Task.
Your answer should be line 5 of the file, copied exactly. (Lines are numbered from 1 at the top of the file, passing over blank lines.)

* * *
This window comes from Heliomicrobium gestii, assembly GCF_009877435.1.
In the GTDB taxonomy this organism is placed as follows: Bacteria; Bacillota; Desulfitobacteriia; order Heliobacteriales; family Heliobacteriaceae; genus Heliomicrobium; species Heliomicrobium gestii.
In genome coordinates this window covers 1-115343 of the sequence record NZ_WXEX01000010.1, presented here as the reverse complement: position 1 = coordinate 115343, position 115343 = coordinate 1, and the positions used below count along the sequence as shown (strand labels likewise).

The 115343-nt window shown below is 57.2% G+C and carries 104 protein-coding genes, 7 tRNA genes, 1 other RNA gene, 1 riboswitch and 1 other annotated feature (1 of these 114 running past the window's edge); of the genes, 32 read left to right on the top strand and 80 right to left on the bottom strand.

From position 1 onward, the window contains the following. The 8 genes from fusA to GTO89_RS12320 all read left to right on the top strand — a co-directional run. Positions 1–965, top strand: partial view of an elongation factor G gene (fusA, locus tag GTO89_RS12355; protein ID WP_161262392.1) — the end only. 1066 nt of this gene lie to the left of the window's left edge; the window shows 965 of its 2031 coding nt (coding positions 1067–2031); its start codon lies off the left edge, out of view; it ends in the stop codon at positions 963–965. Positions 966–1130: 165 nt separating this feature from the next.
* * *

From position 1 onward, the window contains the following. The 8 genes from fusA to GTO89_RS12320 all read left to right on the top strand — a co-directional run. Positions 1–965, top strand: partial view of an elongation factor G gene (fusA, locus tag GTO89_RS12355; protein ID WP_161262392.1) — the end only. 1066 nt of this gene lie to the left of the window's left edge; the window shows 965 of its 2031 coding nt (coding positions 1067–2031); its start codon lies off the left edge, out of view; it ends in the stop codon at positions 963–965. Positions 966–1130: 165 nt separating this feature from the next.